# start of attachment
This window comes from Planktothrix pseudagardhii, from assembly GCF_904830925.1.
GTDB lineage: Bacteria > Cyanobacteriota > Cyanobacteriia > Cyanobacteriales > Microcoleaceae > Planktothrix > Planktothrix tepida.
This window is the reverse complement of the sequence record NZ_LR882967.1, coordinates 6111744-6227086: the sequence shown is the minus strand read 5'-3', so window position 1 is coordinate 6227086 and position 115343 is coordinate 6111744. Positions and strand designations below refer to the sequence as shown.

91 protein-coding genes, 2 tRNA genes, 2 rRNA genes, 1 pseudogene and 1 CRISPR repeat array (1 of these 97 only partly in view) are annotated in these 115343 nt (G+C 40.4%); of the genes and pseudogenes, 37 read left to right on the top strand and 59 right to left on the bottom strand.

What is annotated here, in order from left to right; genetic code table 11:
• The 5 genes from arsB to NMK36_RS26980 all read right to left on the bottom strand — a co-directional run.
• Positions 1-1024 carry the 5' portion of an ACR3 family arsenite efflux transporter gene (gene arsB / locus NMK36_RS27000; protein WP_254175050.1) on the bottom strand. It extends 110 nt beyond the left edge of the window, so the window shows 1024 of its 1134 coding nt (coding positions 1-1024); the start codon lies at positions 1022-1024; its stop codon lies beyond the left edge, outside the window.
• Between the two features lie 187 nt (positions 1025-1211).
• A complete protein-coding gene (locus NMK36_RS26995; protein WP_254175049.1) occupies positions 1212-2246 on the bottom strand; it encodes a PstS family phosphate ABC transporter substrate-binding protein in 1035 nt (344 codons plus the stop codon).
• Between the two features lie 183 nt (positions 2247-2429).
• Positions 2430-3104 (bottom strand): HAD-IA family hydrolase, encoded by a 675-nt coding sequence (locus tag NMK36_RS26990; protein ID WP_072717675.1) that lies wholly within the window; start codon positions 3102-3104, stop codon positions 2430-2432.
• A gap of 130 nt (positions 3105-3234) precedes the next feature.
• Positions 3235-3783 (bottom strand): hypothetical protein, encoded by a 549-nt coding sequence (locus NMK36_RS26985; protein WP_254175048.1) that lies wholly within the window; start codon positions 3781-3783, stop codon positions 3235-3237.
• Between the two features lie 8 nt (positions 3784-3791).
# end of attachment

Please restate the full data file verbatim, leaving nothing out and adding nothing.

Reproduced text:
This window comes from Planktothrix pseudagardhii, from assembly GCF_904830925.1.
GTDB lineage: Bacteria > Cyanobacteriota > Cyanobacteriia > Cyanobacteriales > Microcoleaceae > Planktothrix > Planktothrix tepida.
This window is the reverse complement of the sequence record NZ_LR882967.1, coordinates 6111744-6227086: the sequence shown is the minus strand read 5'-3', so window position 1 is coordinate 6227086 and position 115343 is coordinate 6111744. Positions and strand designations below refer to the sequence as shown.

91 protein-coding genes, 2 tRNA genes, 2 rRNA genes, 1 pseudogene and 1 CRISPR repeat array (1 of these 97 only partly in view) are annotated in these 115343 nt (G+C 40.4%); of the genes and pseudogenes, 37 read left to right on the top strand and 59 right to left on the bottom strand.

What is annotated here, in order from left to right; genetic code table 11:
• The 5 genes from arsB to NMK36_RS26980 all read right to left on the bottom strand — a co-directional run.
• Positions 1-1024 carry the 5' portion of an ACR3 family arsenite efflux transporter gene (gene arsB / locus NMK36_RS27000; protein WP_254175050.1) on the bottom strand. It extends 110 nt beyond the left edge of the window, so the window shows 1024 of its 1134 coding nt (coding positions 1-1024); the start codon lies at positions 1022-1024; its stop codon lies beyond the left edge, outside the window.
• Between the two features lie 187 nt (positions 1025-1211).
• A complete protein-coding gene (locus NMK36_RS26995; protein WP_254175049.1) occupies positions 1212-2246 on the bottom strand; it encodes a PstS family phosphate ABC transporter substrate-binding protein in 1035 nt (344 codons plus the stop codon).
• Between the two features lie 183 nt (positions 2247-2429).
• Positions 2430-3104 (bottom strand): HAD-IA family hydrolase, encoded by a 675-nt coding sequence (locus tag NMK36_RS26990; protein ID WP_072717675.1) that lies wholly within the window; start codon positions 3102-3104, stop codon positions 2430-2432.
• A gap of 130 nt (positions 3105-3234) precedes the next feature.
• Positions 3235-3783 (bottom strand): hypothetical protein, encoded by a 549-nt coding sequence (locus NMK36_RS26985; protein WP_254175048.1) that lies wholly within the window; start codon positions 3781-3783, stop codon positions 3235-3237.
• Between the two features lie 8 nt (positions 3784-3791).